Writing Numbers in Scientific NotationTo transform numbers from decimal form to scientific notation, it must be remembered that the laws of exponents form the basis for calculations using powers. Using the results of the previous chapter, the following whole numbers and decimals can be expressed as powers of 10: A number N is in scientific notation when it is expressed as the product of a decimal number between 1 and 10 and some integer power of 10. The steps for converting to scientific notation are as follows: Step 1: Place the decimal immediately to the right of the leftmost nonzero number. Step 2: Count the number of digits between the old and new decimal point. Step 3: If the decimal is shifted to the left, the exponent is positive. If the decimal is shifted to the right, the exponent is negative. Let us examine the logic of this. Consider as an example the number 3750. The number willnot be changed if it is multiplied by 1000 and divided by 1000 (the net effect is to multiply it by one). Then, There is a division by 10 for each space the decimal point is moved to the left, which is compensated for by multiplying by 10. Similarly, for a number such as .0037, we multiply the number by 10 for each space the decimal point is moved to the right. Thus, the number must be divided by 10 for each space. Example 1:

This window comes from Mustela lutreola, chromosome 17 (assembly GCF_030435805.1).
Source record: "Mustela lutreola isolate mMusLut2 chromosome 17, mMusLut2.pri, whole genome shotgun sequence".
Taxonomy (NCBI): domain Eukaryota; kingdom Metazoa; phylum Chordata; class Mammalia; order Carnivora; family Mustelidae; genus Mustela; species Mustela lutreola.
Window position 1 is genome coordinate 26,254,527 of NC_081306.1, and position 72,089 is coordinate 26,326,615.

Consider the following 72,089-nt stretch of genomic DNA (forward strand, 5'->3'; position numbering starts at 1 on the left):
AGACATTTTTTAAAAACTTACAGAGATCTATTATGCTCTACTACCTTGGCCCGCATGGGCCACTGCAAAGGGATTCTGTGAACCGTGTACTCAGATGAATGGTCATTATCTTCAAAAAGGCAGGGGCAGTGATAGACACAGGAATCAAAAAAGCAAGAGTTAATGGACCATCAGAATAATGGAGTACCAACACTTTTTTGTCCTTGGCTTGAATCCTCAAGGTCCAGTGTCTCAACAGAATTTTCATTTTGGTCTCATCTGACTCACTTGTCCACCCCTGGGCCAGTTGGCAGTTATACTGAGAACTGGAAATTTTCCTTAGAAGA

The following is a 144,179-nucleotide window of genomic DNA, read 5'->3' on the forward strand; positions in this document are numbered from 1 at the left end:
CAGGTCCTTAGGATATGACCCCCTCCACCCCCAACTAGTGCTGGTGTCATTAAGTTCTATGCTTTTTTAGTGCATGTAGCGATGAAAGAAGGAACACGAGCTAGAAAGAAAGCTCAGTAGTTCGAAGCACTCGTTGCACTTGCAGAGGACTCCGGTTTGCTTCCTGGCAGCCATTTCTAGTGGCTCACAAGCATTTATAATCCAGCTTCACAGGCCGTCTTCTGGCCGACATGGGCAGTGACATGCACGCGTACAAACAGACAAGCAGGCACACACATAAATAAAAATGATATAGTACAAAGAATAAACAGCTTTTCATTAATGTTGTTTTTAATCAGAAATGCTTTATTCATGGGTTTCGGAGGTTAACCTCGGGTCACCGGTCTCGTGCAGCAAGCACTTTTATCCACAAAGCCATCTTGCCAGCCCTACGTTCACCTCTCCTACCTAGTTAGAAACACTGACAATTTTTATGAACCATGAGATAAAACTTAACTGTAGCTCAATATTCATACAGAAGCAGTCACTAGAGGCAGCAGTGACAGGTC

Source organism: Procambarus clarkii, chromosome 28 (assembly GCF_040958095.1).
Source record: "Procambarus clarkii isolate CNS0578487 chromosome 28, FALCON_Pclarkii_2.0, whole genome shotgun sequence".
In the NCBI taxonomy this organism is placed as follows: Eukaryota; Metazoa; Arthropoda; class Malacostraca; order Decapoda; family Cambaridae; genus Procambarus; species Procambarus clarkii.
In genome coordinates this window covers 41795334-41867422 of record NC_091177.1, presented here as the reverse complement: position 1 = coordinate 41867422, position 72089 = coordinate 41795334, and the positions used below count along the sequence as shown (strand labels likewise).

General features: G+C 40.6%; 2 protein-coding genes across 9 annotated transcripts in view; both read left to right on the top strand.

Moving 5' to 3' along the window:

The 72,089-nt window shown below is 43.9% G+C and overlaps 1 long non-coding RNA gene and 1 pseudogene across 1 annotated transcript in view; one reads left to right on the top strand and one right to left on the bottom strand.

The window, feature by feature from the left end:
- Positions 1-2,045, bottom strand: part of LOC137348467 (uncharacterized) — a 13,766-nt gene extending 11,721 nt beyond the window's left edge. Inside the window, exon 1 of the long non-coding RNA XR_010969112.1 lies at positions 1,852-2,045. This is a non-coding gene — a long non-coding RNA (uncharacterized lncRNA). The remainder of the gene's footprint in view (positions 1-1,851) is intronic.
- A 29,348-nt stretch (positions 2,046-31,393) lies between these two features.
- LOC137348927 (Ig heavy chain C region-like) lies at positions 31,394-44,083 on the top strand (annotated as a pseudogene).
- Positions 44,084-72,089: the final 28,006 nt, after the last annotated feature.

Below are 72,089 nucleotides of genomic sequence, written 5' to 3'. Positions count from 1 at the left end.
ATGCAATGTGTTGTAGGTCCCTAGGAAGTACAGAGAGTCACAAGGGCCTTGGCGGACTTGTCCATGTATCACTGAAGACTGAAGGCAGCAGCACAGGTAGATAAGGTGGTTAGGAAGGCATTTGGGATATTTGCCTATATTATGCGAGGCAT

Solution: Example 2:
Solution: Example 3:
Solution: Converting Scientific Notation to IntegersOften, numbers in scientific notation need to be put in integer form. To convert scientific notation to integers: Step 1: Write decimal number. Step 2: Move the decimal the number of places specified by the power of ten: to the right if positive, to the left if negative. Add zeros if necessary. Step 3: Rewrite the number in integer form. Example: